“We're in early talks with various government agencies on several initial use cases,” said Williamson. “We're engaging both directly with the agencies themselves but also through solutions partners who have experience building traditional technology for the public sector. These use cases range from using blockchain technology to more robustly manage data access and integrity to managing and authenticating identity to more robust regulatory reporting.”
In 2015, Bitcoin Magazine reported that the Isle of Man, where Credits is based, wants to become a leading Bitcoin hub, and interviewed Brian Donegan, head of operations for Digital Development and eBusiness at the Isle of Man Department of Economic Development. Donegan confirmed that the island is gearing up to become the ideal environment for digital financial technology businesses, entrepreneurs and developers.
“The Isle of Man is a world-leading FinTech and blockchain hub, and we are pleased to add Credits to a list of successful digital businesses that have established operations on the Island,” said Donegan about the G-Cloud framework agreement.
“The Isle of Man is a fantastic home for our headquarters, and the IoM Government is one of our best supporters,” Williamson told Bitcoin Magazine. “The work we have done with them laid the groundwork for our continued foray into utilizing blockchain technology to enable the public sector, and they are an instrumental part of our success.”
In January, Bitcoin Magazinecovered a new report produced by the U.K. Government Office for Science and edited by Sir Mark Walport, chief scientific adviser. The report looked at the future of distributed ledger technology and advocated the deployment of blockchain solutions for a variety of public services. This and other recent initiatives of the U.K. government and central bank show that the country could be gearing up to replicate, on a larger scale, the initiative of the Isle of Man, and become a major blockchain hub.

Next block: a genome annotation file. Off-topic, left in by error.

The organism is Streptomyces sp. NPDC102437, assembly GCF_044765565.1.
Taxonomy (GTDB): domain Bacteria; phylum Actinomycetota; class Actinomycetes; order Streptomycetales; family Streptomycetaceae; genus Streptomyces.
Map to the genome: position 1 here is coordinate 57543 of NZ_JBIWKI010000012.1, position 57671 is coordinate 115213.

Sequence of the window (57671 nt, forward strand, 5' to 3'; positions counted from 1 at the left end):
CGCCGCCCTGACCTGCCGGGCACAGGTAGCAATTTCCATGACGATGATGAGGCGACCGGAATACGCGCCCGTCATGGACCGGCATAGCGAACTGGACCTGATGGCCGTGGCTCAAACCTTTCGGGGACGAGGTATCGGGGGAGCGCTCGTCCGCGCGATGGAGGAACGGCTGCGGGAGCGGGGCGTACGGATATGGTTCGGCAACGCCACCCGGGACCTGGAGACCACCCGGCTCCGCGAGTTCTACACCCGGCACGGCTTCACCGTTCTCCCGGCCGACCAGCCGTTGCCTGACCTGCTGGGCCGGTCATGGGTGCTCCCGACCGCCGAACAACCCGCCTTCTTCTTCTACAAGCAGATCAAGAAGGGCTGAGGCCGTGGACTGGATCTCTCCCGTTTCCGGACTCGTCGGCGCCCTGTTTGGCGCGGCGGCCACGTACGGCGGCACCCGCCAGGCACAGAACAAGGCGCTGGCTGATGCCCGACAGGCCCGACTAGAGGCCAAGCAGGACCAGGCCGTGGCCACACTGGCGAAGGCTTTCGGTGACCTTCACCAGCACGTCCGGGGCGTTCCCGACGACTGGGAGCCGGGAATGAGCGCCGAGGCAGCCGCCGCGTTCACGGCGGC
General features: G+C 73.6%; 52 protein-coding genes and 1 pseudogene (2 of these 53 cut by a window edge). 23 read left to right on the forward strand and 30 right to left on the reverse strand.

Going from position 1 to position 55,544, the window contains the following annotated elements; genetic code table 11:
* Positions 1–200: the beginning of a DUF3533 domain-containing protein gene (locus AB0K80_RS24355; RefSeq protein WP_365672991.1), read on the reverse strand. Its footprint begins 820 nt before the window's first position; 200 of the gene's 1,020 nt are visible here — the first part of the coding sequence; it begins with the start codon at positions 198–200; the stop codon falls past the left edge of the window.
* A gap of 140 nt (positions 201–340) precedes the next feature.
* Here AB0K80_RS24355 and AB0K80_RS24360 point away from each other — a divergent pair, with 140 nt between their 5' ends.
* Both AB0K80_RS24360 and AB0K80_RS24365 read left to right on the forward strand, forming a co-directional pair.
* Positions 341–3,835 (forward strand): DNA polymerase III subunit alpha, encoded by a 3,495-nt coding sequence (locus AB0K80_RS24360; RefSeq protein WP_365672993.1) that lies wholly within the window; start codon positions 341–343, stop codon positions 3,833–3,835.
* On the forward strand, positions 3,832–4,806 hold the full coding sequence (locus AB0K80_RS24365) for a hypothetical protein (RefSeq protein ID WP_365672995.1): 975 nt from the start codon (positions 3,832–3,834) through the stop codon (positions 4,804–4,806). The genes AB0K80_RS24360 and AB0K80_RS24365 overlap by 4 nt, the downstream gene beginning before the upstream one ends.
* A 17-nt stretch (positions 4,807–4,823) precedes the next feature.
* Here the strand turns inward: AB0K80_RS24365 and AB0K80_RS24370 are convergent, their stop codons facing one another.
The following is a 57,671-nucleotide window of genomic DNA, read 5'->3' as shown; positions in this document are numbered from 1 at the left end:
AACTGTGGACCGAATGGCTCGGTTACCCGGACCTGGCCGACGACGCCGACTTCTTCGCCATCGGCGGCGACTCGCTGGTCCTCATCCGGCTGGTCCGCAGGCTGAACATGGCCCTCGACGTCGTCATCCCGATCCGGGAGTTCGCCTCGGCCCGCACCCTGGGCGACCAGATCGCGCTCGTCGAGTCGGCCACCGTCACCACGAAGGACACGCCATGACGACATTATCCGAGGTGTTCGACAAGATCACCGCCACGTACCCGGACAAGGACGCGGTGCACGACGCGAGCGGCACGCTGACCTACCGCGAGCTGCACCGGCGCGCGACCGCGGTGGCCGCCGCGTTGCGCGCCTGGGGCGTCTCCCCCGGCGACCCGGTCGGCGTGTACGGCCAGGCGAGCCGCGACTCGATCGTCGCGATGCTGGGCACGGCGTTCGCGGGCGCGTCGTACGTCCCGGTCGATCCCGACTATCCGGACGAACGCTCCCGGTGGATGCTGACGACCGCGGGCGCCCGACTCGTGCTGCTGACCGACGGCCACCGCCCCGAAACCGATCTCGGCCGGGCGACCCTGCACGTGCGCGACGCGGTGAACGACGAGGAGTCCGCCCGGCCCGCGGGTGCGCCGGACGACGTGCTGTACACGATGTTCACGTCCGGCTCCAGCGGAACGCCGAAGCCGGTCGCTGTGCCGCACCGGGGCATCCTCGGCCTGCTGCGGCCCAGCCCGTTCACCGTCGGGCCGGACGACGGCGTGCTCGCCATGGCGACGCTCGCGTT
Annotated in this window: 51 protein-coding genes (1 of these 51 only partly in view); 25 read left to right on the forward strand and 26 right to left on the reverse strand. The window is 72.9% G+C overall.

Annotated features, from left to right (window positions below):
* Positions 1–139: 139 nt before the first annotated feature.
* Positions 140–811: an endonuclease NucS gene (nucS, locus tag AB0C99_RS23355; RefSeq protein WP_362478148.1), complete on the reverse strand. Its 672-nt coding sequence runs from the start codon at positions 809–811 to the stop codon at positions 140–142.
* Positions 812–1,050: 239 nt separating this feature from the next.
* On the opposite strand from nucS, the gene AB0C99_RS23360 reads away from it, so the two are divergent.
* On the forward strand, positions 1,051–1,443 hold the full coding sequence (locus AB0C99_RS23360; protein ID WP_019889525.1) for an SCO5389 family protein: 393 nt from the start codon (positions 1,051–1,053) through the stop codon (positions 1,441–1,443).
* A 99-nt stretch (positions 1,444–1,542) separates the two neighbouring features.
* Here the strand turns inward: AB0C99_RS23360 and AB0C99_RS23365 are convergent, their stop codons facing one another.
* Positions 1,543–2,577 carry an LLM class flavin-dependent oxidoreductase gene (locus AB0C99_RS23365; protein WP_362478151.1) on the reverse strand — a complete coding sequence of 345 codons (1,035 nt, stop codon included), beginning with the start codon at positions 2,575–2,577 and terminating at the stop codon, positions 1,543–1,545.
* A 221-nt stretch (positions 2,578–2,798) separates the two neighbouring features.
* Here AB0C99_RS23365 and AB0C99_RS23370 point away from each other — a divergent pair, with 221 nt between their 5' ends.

“The U.K. is absolutely leading the way in blockchain in the public sector at this time,” said Williamson. “From the report published earlier this year by Sir Mark Walport to the projects being explored by entities by the DWP [Department for Work and Pensions href="https://bitcoinmagazine.com/articles/bank-of-england-launches-fintech-accelerator-partners-with-pwc-on-distributed-ledger-project-1466522623" target="_blank"], the U.K. government is being extremely proactive at a critical time in this fledgling industry.”
It makes sense to speculate about the impact Brexit could have on the U.K.’s ambitions to lead distributed ledger technology in the region, as well as on U.K. blockchain companies. As long as Credits’s main business is in the U.K., the company should be relatively safe from negative impacts.
“We don't anticipate our business being directly materially affected by the E.U. referendum,” said Williamson. “As a software provider (as opposed to a financial services company), we are not reliant on things such as the ability to passport licenses in order to operate. However, raising money may be marginally harder in the short run due to heightened uncertainty.”